This week we’ve focused on critical thinking using the model developed by the Foundation for Critical Thinking. By now you’re probably excited about the incredible potential that these tools hold…and a little overwhelmed. Where to start?
1) TELL students that you want them to work on their thinking. You might start this way:
“In this class we will learn to be better thinkers. Good thinkers think about their thinking in order to improve it. They stop often to check in on their thinking by asking themselves questions. What is the purpose of my thinking? What information do I need? Am I being clear? Have I considered a broad range of perspectives? To become better thinkers we will learn to stop often to ask ourselves questions. We will push ourselves to become better thinkers and we will push each other to become better thinkers.”
Students should know that you are interested in their thinking and that improved critical thinking is a goal of your classroom. They should also know that self-questioning is the key to improved thinking!
2) Choose ONE element of thought, intellectual standard, or intellectual trait and teach students what it means. You might start by defining the element or standard you’ve chosen to focus on. Define clarity or depth or fairness in a simple way. Ask students to classify sentences as examples or non-examples of the trait. Would you say this sentence is clear or unclear? Why? Is this idea deep or shallow? Why? Then have them come up with their own examples and non-examples. In other words, teach the element, standard, or trait AS A CONCEPT.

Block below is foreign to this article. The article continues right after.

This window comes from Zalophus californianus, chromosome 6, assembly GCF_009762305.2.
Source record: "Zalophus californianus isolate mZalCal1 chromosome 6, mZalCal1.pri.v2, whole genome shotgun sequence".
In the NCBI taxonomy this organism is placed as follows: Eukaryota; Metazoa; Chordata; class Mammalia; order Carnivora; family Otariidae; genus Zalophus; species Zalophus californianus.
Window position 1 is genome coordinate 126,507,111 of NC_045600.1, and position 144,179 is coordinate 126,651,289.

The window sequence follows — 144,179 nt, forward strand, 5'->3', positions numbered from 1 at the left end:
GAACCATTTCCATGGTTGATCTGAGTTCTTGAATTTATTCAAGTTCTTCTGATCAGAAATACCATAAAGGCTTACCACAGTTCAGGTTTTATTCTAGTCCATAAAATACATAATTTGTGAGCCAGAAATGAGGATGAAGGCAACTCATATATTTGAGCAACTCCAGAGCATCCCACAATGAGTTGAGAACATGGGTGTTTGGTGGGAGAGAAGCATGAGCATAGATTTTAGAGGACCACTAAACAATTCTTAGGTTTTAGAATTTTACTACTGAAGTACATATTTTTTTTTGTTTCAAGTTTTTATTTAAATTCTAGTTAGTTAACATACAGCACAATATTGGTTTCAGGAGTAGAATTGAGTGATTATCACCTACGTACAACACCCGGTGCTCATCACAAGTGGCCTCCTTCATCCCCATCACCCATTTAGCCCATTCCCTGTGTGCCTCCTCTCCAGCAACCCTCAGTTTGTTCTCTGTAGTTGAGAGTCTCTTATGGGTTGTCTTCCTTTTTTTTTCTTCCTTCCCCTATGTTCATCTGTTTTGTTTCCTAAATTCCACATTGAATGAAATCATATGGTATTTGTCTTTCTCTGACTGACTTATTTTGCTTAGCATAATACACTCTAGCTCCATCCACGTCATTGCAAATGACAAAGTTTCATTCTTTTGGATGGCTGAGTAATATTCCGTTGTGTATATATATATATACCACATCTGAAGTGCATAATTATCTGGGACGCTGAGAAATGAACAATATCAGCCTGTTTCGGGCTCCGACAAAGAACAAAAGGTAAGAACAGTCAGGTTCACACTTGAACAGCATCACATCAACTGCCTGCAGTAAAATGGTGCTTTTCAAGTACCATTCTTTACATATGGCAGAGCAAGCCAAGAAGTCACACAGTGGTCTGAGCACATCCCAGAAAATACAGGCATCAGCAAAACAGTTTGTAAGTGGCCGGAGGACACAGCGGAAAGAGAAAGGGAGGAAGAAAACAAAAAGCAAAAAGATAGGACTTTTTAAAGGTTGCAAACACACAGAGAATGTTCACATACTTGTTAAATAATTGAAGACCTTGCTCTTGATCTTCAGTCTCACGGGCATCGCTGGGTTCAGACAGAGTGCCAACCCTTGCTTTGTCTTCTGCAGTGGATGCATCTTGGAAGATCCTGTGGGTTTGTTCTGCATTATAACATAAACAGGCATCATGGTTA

3) Give students something to think about and ask them to practice improving their thinking. You might start with a quote and ask them to put it into their own words, or agree or disagree with it. You might ask a question about the novel you are reading, or math problem you’re trying to solve. Whatever it is, just make sure it requires them to THINK. Then have them practice stopping their thinking to ask themselves questions to refine their thought.
Here are some easy ways to help kids practice:
— A and B: Ask students to work in pairs. One student will be partner “A” and one student will be partner “B.” First, partner A responds to your question by thinking out loud. Partner B can ONLY ask questions to push his/her partner’s thinking. This is NOT a discussion or exchange of ideas. This is one student coaching the thinking of another! After 3 minutes have them reverse roles. This list of questions will help:
— Telephone: Ask all students to write out answers to your question. Students then pass their writing to their neighbor and the neighbor annotates the writing using the questions above or the following sentence stem: “This is clear because…” (or relevant, or precise, or significant, etc.). They pass the paper again and this time the next student re-writes the answer to improve it based on the annotations. Keep passing papers around until students have their original work — by now it should be perfect!
— Make it better: Ask one student to share his or her answer with the class. Call on other students randomly and ask them one of the questions about your target standard or element. Does all this make sense together? What factors make this a difficult problem? How could we check on that? After one student responds, call on another and ask more target questions. At each stage, challenge students to make the thought more clear, precise, accurate, etc. Ask them to make it better! (This works best at a fast pace and keeps students on their toes!)
There are probably a million ways to do this, so get creative. Just follow this general principle and you’ll be fine:
1) Tell them you want them to improve their thinking.
2) Teach students what the traits of good thinking look like.
3) Give them opportunities to practice thinking and to stick with a thought long enough to improve it!
Reblogged this on ideasandmethods and commented:
applicable to BA’s as well as educators